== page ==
For the second consecutive year box office in German cinemas came to over one billion euros in 2013. Certainly a fine result that should not, however, overshadow the problematic aspects of the offer and consumption of cinema-going on the market with the highest population in Western Europe. Andreas Kramer, Chairman of HDF, highlighted these aspects at the very beginning of the course: between 2008 and 2013, 200 screens were lost (down to 4,610 units from 4,810) and 111 centres have been left without a cinema (the number of localities with at least one theatre has dropped from 1,001 to 890).
Today, 11 July, Maria Gomez, representing MFG, the cinema fund of Baden Württemberg, the extreme south-western Land in Germany, where 14.3% of cinemas are to be found and 13.7% of the country's screens, returned to this theme.
With the intention of keeping the offer of cinema alive over the territory as a whole, in 2010 MFG approved a support scheme for digitalization, addressing commercial cinemas with up to six screens. Backed by financing of 3.3 million euros, in the space of four years this has made the conversion of 204 screens possible. Of particular interest are the minimum requirements for eligibility: at least 8,000 spectators or a box-office of 25,000 euros (excluding VAT), making the support available even to small cinemas situated in outlying or rural districts.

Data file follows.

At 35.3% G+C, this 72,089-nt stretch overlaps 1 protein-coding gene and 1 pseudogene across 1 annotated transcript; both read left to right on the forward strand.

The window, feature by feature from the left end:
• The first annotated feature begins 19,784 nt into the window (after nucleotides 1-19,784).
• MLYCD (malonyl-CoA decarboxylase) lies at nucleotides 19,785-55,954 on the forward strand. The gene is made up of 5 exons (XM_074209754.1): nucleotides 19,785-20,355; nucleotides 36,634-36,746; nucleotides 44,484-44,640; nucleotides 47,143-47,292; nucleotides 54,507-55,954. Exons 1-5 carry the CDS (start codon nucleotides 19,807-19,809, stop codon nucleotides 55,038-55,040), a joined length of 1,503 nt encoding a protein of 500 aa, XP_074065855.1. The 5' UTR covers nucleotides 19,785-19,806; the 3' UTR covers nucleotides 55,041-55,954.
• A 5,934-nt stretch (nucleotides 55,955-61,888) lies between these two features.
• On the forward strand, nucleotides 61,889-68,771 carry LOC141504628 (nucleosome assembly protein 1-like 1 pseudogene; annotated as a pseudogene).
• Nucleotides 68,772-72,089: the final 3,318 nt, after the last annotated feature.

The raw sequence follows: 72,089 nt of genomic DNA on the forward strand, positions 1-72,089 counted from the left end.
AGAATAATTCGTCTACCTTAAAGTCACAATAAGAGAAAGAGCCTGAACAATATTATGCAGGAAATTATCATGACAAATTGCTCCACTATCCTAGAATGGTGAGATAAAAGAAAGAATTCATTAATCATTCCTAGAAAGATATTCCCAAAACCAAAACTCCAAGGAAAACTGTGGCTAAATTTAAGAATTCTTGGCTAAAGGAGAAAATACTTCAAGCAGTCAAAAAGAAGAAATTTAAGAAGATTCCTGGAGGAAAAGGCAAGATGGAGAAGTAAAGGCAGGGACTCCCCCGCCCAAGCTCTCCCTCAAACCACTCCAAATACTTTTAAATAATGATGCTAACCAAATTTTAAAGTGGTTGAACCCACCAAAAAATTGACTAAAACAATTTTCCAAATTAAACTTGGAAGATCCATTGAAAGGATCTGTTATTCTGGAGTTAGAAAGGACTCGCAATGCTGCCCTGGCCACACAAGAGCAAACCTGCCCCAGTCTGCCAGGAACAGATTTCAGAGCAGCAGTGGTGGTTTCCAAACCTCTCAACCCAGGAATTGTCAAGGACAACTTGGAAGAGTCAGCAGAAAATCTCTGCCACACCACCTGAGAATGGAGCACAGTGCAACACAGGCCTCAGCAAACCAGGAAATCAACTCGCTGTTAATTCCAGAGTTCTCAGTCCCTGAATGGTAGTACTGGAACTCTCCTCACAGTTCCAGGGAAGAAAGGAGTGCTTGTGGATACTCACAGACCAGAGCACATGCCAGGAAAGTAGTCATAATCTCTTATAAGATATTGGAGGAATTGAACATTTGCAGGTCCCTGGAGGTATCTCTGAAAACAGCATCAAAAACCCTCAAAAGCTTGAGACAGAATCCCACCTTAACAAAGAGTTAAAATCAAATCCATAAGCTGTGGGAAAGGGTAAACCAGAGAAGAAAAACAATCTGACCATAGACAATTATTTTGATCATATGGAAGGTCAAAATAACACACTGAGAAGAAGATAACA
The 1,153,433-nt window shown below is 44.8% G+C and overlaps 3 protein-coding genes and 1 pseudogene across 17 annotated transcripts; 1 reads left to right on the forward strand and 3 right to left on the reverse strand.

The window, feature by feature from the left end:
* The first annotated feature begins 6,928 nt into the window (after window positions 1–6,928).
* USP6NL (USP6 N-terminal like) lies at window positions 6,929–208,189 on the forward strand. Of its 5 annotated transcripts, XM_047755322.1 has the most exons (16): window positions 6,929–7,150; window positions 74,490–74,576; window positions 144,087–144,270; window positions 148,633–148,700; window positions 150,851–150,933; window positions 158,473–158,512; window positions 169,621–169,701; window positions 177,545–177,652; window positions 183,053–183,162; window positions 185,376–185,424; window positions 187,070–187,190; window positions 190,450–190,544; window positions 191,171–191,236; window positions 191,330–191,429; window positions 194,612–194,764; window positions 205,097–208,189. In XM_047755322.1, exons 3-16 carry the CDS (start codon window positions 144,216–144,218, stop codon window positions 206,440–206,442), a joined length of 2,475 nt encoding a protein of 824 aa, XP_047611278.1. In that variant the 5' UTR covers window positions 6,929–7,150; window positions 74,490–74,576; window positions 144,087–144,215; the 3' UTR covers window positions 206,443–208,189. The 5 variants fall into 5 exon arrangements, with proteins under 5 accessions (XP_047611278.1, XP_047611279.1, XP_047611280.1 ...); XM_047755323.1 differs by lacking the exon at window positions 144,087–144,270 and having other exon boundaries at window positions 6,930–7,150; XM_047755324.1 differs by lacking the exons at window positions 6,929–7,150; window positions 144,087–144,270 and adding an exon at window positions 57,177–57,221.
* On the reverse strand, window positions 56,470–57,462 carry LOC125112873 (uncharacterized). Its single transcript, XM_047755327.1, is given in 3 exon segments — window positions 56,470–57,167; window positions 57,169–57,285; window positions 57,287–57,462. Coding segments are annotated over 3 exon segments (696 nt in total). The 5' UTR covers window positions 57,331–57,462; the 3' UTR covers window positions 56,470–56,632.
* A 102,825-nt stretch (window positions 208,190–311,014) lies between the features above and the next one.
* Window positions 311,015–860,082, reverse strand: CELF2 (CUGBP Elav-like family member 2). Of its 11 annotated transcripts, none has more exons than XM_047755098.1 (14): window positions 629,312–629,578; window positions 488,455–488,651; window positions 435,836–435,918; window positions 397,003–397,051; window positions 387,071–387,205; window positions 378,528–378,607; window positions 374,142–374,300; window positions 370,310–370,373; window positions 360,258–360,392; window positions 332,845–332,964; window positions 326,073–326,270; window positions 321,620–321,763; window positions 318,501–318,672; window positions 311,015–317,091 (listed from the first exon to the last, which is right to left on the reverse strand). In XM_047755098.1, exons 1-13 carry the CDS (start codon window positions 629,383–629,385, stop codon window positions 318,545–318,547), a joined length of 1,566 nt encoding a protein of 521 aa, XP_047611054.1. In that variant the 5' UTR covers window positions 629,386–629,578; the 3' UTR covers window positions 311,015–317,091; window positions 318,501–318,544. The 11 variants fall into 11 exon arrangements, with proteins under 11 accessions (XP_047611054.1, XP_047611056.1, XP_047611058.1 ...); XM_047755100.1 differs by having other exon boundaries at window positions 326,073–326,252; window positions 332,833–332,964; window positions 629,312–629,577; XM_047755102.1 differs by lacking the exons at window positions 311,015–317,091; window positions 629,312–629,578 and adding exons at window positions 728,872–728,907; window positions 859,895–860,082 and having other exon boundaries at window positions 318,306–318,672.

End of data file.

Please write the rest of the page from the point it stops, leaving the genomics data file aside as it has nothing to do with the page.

This measure joined provisions already available for facilitating the modernization of existing cinemas (loans of up to 50,000 euros) and the yearly awards to arthouse cinemas on the basis of the quality of their programming.
It was no coincidence that Maria Gomez's talk took place at the Scala Filmpalast, a three-screen complex devoted to quality films right at the centre of Constance. Detlef Rabe, a prominent figure in the German cinema industry and exhibitor of the Scala, described the special role of Constance's offer of cinema. It addresses the approximately 80,000 inhabitants of this historical town, joined by 15,000 university students and - in summertime - by thousands more holidaymakers, including those from the Swiss German centres just over the border.
The ticket price is decidedly reasonable - both for films and for added content - and the availability of original-language versions with subtitles, but also of versions dubbed in German, attract Swiss spectators to Constance's cinemas, which range from a multi-screen complex such as il Lago, managed - like the Scala - by Detlef Rabe, to the non-profit Zebra Kino.
Tourists in love with Lake Constance also constitute the summer clientèle of the Cine Greth, situated on the north bank of the lake in Ueberlingen. A cinema that is perhaps unique in the world, combining as it does avant-garde digital technology and architecture dating back to the XIVth century. The building housing the Greth and its fascinating bar - directly beneath its century-old rafters - was in fact a grain warehouse, renovated in the Seventeen Hundreds and recently restored to its ancient splendour. Here Thomas and Nicole Lailach have placed their bets on the possibility of adding the two screens of the Kammer-Tivoli - managed by the previous generation of Lailachs - to their existing offer, another three screens, focusing on the attraction of the historical building and on their close attention to the various types of spectators. And it really does seem that they have won their bet.
For further information on the Cine Greth, see DGT online informer no. 104
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